Seven years ago today, about this time of the day, I walked into a coffee shop, sure this wasn’t going to go well. I was meeting a guy, a chef, the last in a long line of dates I had been going on for 6 weeks. Determined to give finding love one more try before I officially began walking the path to becoming the old lady who lived alone with a lot of cats, I had tried an online dating service one more time. Six weeks of dull and dreadful and oh goodness no later, I had quit the dating service. My agent had signed me on. I was going to write a book. Clearly, I was going to end up marrying myself. And I was fine with that.
But this guy, this chef, he wrote to me just under the wire. His “wink” was the last one on the list on the last day of checking the email address I had set up for this experiment. I was done. But he had kind eyes. And he loved food. I agreed to meet him, certain it wouldn’t work.
Seven years ago today, I met my best friend, the person who makes me laugh harder than anyone in life, and a damned fine kisser. I also met the man who led to Lucy. Danny, you’re the best thing that ever happened to me.
Sometimes, I’ll hear from people who wonder if I’m as much in love with him as I was when we first met. “You don’t talk about him very much these days. Are you two okay?” I read these emails, which are all very sweet, to Danny. We laugh together. Yep, we’re fine.
How do you write about your own breath?
There’s a reason why we describe those first few heady months and years of being together as breathless. “You take my breath away!” It’s true. Once I met Danny, it was like I needed to learn how to breathe fresh air for the first time. It was all so new and startling and unexpected, a little like altitude sickness at the top of a mountain you only stared at from the bottom before. I was 39, ready to give up on love. You never could have told me I’d have a love story that other people would know, that would make someone else say, “Oh, I want that!” Me?
But love, real love, the love you feel after living through seven incredible, sometimes tough, sometimes noteworthy, mostly daily years together? That love is much sweeter than new love. It’s regular love, mundane love, taking-out-the-garbage and folding-the-laundry together love. It’s breath, shared in the same space. We only write about breath when it’s ragged or fractured or painful. Daily love is almost unnoticed.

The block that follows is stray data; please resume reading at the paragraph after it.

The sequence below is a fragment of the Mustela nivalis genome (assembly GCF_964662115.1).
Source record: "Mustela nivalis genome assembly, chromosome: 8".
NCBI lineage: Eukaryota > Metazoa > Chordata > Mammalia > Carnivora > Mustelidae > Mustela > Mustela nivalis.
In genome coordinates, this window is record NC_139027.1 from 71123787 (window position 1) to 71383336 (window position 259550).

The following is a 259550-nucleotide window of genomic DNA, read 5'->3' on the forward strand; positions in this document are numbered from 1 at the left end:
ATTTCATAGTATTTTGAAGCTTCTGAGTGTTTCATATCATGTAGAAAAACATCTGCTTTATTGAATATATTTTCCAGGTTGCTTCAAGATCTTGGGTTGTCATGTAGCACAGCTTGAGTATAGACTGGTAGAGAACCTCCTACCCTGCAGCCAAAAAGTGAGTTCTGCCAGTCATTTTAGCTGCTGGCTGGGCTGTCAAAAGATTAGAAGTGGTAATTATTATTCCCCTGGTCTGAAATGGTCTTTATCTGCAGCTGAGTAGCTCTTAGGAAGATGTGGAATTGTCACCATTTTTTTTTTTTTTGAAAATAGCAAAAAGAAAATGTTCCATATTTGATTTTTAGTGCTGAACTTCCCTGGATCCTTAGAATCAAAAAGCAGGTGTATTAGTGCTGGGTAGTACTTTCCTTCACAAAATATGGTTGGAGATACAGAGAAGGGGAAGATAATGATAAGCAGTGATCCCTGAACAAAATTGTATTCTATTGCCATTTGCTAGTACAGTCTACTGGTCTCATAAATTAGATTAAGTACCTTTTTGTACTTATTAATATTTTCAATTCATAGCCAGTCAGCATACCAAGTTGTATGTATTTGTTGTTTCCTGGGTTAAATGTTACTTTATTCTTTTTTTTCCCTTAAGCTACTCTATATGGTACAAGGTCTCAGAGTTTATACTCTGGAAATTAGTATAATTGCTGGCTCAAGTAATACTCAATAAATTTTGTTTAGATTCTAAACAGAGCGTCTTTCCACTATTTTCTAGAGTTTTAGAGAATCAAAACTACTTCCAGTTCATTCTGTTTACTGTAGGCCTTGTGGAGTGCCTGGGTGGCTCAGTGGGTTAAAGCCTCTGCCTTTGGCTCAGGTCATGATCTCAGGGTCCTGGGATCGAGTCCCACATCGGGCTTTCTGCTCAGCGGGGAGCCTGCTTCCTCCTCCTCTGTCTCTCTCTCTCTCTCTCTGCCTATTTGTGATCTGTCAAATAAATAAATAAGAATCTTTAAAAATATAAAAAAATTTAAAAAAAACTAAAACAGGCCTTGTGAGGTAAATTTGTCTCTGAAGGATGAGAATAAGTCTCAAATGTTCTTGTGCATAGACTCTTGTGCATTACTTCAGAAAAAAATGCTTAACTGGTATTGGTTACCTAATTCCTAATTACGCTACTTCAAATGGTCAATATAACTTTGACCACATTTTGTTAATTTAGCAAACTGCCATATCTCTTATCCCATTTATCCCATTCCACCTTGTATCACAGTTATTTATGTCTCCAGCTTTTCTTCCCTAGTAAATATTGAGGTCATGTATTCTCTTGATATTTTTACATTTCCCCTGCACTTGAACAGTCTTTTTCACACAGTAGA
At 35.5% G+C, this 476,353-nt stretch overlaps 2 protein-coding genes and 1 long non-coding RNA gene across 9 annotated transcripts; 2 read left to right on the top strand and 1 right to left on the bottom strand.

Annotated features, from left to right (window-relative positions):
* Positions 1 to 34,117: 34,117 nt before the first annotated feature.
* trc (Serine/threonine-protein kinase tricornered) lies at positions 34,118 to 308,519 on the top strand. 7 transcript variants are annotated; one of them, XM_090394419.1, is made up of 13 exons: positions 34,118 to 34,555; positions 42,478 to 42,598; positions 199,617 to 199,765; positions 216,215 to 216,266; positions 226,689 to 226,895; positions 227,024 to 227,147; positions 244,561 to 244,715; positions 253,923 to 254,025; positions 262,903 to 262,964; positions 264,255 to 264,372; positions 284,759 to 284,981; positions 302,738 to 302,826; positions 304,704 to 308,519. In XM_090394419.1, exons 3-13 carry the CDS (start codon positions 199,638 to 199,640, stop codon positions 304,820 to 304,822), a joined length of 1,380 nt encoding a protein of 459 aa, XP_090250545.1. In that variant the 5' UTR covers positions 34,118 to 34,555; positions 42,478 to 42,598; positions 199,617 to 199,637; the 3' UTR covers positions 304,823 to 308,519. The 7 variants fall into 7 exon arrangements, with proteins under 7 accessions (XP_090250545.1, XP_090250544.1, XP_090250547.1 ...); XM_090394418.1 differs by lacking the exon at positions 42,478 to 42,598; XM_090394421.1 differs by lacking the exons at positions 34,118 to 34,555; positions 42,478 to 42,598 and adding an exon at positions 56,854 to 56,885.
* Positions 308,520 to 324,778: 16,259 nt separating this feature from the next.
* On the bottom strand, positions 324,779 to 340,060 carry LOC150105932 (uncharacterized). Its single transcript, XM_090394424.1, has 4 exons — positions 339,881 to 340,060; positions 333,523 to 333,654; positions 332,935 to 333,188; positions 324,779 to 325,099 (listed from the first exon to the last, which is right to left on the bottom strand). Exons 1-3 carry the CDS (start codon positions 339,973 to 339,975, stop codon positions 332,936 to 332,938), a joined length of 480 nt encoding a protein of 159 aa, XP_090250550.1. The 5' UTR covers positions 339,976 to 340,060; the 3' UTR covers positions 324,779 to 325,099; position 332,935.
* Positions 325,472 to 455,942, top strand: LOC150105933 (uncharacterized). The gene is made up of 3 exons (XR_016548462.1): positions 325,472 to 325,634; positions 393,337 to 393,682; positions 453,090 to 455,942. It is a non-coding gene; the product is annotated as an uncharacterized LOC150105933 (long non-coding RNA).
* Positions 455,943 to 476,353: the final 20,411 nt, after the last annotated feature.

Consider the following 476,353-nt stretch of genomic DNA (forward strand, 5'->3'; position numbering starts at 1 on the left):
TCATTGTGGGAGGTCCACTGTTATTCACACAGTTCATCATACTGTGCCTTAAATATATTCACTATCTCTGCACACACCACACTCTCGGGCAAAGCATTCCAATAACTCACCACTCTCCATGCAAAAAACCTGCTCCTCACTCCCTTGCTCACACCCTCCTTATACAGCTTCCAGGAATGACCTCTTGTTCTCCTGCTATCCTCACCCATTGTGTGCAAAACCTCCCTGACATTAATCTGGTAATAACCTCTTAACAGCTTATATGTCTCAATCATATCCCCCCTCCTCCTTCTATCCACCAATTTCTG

Except, I notice this man. I notice the way he spins our daughter around the room, dancing, a huge smile on his face. I notice the way he mows the lawn on our riding lawnmower, taking pride in keeping the grass neat, an inviting space for our family outside. (And then I kid him about the fact he’s on lawnmower forums online.) I notice the fact that he’s always cooking for us, talking with me about food and all the ways we can play with it. I notice that he holds Lucy’s hand as they walk down the driveway toward our neighbors’ house to feed their goats and chickens when they are away. I notice how he lies in bed next to me at night, fighting sleep since he wants to have one more conversation with me.
This is a man who drove 11 hours in one day to pick up our no-longer-stolen car, then woke up the moment our daughter burst into the room, looking for her daddy. It was his morning to sleep in, but she wanted to see him, so he woke up from too-little sleep to read her books downstairs. And then he made the coffee.
I cannot imagine my life without him. But more than that, after seven years together, I am a different person than when we met. I am his wife. I am his daughter’s mama. I am more fully myself than I ever was before I met him.
Many of you comment and thank you for the comments about how fully I write from my heart here. I can do that because I have Danny by my side. I get most of the credit for this website, since I’m the one writing. But this is, absolutely, an equal partnership. We talk and talk about what we might cook, about the process, about what we want to do next. He knows more about food than I ever will. He helps me style the food. He chooses the photographs that we’ll use, after I have taken them. I read every single piece to him before it is published. (Not this one. This one is his gift.) And we talk, all through the day, about the work we do and hope to do. He is my sounding board, my best reference, and the reason this site exists as it does.
Our cookbook has a funny credit on the cover. “Gluten-Free Girl Every Day, by Shauna James Ahern, with Daniel Ahern.” Tell truth, I’m not happy about it. There was some feeling that if we put “and the chef” on the cover, people might not buy the book. Chefs intimidate readers, we were told. And so he became a “with,” instead of a “by.” This lovely guy of mine is so utterly himself that he doesn’t mind. “We know what’s true,” he said to me. But let me tell you, he’s not standing apart from me. He’s with me. This is our cookbook together.
I just wanted you to know.
Seven years ago, gasping for breath and not even knowing it, I stepped into a coffee shop in Seattle. I walked up to this man who already looked familiar and teased him about how much sugar he was putting into his coffee. I touched him right away and we started talking. We haven’t stopped since. His love gives me the courage to write, to offer, to put myself out there.
I breathe easy with him by my side.